Saturday, 7 June 2014

Day eight. Pontevedra to Caldas De Reis. 14.5 miles .

I like Pontevedra, not simply because it's a busy regional capital with a great shopping centre, or the fact it has a stubby interior to its  remarkably grandiose church, and an old quarter where you can laze about in the square and people watch, no, I like it because it's where I finally  discarded my old canvas evening walk about shoes and bought some new ones. I would be the first to admit that my canvas shoes stank. I am a tall man and I can smell them while standing up straight in a gale. It's simply that I never seemed to have the time to buy new ones! But they do make my feet sweat. So yesterday afternoon I squelched into town to buy new ones. I found a pair of open toed leather sandals that were just the job. But I had to try them on and I knew it was justly unfair to subject the shop assistant to the smell of my shoes and the sight of my feet with the three day old Compeed plaster on the left heel, one on the third toe of my right foot, and a toe nail on my right foot that was as black as night and about to fall off, as it always does when I go trekking.

Not only that, if I had my shoes off for any length of time anything under three foot from the ground would be likely to pass out. I bought them and left the shop. On the way back I stopped off for meal and halfway through the spaghetti bolognese realised I had left my hat in the shop. I had consumed more than half the meal and two glasses of beer, now you try telling someone to whom you owe money to put your meal in the microwave while you go find your hat. I'm really not sure if she believed me and I half expected the police to be there when I got back. 

I went back to my hotel emptied the  mini reservoir out of my canvas shoes, washed my feet thoroughly and gently let the virgin leather caress the souls of my feet. I could go on but there might be children reading this.  It would have been unkind to expect the hotel cleaner to throw my old shoes away so I donned my new ones, skipped down the street and found a large bin to put them in. If there was something living inside that bin they had about thirty seconds to get out. 

Whenever, in the future, I have a spaghetti bolognese  my heart, and my feet will remember a fondness for this town no one else could understand.

The following day I woke to rain, lots of it, which delayed the start by an hour. On leaving the hotel the porter tried to get me to use the rear exit where the yellow arrows were to be found. But I only ever leave the back of anywhere if I'm trying to get out of paying the bill. I told him I was going out the front knowing full well that both roads led to the same junction. It actually set me thinking a bit in that for centuries everyone has been arguing with each other over which religion to take to the end of life, and killing each other in the process while doing so. I remember an Irish comedian called Dave Allen who at the end of each show would say, "Thank you for watching, and may your God go with you". Which seemed to sum it up nicely for me.

Walking down the road I came across a machine that promised that if I put in 2 euro it would cook and deliver to me a beef burger with bacon and cheese. I put my money in and after much whirring and whining I slid back a grey cover to reveal a swollen plastic bag containing something that looked like a breast implant. Walking down the street throwing this thing from hand to hand as it cooled down I eventually managed to get it open to reveal not a plastic bag full of silicon but a rather tasty hot breakfast.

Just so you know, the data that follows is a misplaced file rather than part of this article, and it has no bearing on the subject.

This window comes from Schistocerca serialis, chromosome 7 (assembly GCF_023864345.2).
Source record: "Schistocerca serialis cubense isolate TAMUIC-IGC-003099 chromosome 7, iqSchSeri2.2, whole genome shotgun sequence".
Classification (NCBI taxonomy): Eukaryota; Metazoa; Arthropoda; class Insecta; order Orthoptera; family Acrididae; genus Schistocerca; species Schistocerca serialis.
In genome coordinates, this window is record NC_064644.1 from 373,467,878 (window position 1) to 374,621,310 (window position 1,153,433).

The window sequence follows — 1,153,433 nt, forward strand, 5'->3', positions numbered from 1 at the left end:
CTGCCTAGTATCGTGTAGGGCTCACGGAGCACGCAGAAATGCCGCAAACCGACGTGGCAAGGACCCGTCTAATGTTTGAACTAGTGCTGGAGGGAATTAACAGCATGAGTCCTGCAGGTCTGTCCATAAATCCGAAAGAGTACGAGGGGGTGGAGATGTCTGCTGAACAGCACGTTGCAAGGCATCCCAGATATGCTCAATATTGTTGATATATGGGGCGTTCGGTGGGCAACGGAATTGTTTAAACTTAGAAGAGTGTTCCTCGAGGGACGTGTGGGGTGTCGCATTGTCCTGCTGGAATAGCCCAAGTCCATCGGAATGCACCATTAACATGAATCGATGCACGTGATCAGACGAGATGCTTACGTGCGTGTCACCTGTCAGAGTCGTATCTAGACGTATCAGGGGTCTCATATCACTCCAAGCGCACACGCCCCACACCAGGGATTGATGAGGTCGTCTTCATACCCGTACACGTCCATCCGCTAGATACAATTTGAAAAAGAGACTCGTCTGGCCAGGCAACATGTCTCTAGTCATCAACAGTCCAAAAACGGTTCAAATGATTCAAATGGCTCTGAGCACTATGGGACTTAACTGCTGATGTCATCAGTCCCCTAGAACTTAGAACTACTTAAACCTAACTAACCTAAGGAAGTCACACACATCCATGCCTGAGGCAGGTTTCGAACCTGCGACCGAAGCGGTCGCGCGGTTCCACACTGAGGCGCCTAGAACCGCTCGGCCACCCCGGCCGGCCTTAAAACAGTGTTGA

I had intended to visit the church on my way out and was surprised to find it closed at 0745 on a Sunday. Passing under the colonnaded granite columns of the old town I soon reached the suburbs where I found gaggles of pilgrims plodding through the puddles. On the outskirts of the town the little man inside my leg woke up, got his grade two sandpaper out and would spend the day using it on my repaired ruptured tendon. I knew from experience it would reach a level of discomfort that was tolerable, and stay there. As the town's industrial area petered out I came across a sign inviting me to detour along the spiritual route. It was pointing to a wooded hill. The graphic on the sign resembled the spike one might see on a heart monitor on a very fit man. If I had gone up there I would have needed the heart monitor.

Two men in front of me dressed in matching  green ponchos and battered hats were discussing the world and how to put it right.  'My philosophy,' one said, 'Is that the world is insane and you have to be insane to live in it so therefore perhaps it is the insane who are sane.'   Trying to un-convolute that almost brought my breakfast back up.  The other chap stepped into a puddle and pretended not to have heard.

It was now easy walking. Wooded tracks, the occasional asphalt road and a plethora of mountain bikers. At one point an express train, hooting for all it was worth, approached and crossed an unmanned level crossing deep in the heart of the wood. Then, once again, the  heavens opened and the  rain came down like stair rods. My £1 yellow poncho had split, although I was keeping it to take back to complain that I had only 99p of use out of it. I donned a nice blue number and set off for my destination. Having seriously underspent I could now afford to stay in an hotel, the Acuna, where the price included bed and breakfast. I didn't want breakfast, not wishing to wait until 0800 for it, so I tried to negotiate a reduction in the price. Impossible I was told. So we compromised and agreed that I could take a selection of food and fruit from the breakfast bar to eat later as picnic. All I had left to do was to find a huge plastic bag. 

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